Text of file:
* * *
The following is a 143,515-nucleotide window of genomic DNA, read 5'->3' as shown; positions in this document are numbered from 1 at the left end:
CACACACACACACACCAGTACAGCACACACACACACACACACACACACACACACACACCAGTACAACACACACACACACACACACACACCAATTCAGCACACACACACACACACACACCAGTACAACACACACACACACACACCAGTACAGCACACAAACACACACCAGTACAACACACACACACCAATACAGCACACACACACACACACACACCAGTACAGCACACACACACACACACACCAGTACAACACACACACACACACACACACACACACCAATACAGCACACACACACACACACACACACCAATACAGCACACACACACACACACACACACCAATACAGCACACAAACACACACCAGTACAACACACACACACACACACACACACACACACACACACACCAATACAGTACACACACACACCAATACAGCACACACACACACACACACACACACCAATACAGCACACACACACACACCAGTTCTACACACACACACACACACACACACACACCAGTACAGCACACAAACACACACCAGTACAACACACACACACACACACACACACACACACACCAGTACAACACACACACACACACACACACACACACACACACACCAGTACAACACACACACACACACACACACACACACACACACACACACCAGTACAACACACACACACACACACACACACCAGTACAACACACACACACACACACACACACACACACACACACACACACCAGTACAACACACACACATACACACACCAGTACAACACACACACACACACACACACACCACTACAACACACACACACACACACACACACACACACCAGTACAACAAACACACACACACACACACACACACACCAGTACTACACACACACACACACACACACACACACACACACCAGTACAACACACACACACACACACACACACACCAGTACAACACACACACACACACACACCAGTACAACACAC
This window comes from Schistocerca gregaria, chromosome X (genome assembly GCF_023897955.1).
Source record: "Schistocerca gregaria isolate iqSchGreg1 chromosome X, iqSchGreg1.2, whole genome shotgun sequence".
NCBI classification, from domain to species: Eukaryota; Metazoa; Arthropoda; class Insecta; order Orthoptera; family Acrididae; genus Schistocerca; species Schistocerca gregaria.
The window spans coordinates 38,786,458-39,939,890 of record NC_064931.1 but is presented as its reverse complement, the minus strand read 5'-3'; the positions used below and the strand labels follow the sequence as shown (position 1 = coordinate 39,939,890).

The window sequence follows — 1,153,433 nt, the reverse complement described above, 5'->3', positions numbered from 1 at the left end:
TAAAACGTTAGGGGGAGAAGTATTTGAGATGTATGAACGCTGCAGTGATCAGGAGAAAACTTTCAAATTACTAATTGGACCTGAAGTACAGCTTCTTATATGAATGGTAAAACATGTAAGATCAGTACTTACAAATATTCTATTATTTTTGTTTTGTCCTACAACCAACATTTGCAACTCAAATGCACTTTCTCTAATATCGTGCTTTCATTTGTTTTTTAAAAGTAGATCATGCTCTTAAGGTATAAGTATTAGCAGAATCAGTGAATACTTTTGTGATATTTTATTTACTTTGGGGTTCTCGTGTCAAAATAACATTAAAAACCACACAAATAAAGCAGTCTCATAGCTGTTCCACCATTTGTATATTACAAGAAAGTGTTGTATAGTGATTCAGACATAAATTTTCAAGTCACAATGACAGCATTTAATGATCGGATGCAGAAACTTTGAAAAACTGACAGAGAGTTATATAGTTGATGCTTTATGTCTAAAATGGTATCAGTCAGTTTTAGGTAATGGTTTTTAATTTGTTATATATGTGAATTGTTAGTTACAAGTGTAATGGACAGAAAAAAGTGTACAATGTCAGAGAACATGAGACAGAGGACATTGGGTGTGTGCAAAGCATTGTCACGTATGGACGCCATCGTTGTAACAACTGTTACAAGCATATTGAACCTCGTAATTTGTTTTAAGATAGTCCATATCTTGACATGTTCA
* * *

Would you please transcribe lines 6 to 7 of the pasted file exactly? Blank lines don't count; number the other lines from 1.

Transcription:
The window spans coordinates 38,786,458-39,939,890 of record NC_064931.1 but is presented as its reverse complement, the minus strand read 5'-3'; the positions used below and the strand labels follow the sequence as shown (position 1 = coordinate 39,939,890).

The window sequence follows — 1,153,433 nt, the reverse complement described above, 5'->3', positions numbered from 1 at the left end: